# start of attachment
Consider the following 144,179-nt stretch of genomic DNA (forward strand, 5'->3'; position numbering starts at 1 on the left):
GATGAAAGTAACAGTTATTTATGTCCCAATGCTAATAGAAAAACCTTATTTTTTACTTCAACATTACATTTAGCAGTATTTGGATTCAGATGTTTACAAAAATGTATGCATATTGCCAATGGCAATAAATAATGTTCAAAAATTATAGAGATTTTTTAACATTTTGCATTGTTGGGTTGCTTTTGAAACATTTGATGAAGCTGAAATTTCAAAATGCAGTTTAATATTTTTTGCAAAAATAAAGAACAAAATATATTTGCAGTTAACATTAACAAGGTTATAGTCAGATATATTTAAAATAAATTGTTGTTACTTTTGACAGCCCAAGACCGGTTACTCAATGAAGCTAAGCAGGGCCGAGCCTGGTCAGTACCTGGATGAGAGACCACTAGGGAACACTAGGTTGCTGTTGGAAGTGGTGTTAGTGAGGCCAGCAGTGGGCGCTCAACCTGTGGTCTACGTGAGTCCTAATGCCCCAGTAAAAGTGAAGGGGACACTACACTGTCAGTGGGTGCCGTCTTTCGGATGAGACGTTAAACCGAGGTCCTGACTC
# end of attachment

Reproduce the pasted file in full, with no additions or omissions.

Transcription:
Consider the following 144,179-nt stretch of genomic DNA (forward strand, 5'->3'; position numbering starts at 1 on the left):
GATGAAAGTAACAGTTATTTATGTCCCAATGCTAATAGAAAAACCTTATTTTTTACTTCAACATTACATTTAGCAGTATTTGGATTCAGATGTTTACAAAAATGTATGCATATTGCCAATGGCAATAAATAATGTTCAAAAATTATAGAGATTTTTTAACATTTTGCATTGTTGGGTTGCTTTTGAAACATTTGATGAAGCTGAAATTTCAAAATGCAGTTTAATATTTTTTGCAAAAATAAAGAACAAAATATATTTGCAGTTAACATTAACAAGGTTATAGTCAGATATATTTAAAATAAATTGTTGTTACTTTTGACAGCCCAAGACCGGTTACTCAATGAAGCTAAGCAGGGCCGAGCCTGGTCAGTACCTGGATGAGAGACCACTAGGGAACACTAGGTTGCTGTTGGAAGTGGTGTTAGTGAGGCCAGCAGTGGGCGCTCAACCTGTGGTCTACGTGAGTCCTAATGCCCCAGTAAAAGTGAAGGGGACACTACACTGTCAGTGGGTGCCGTCTTTCGGATGAGACGTTAAACCGAGGTCCTGACTC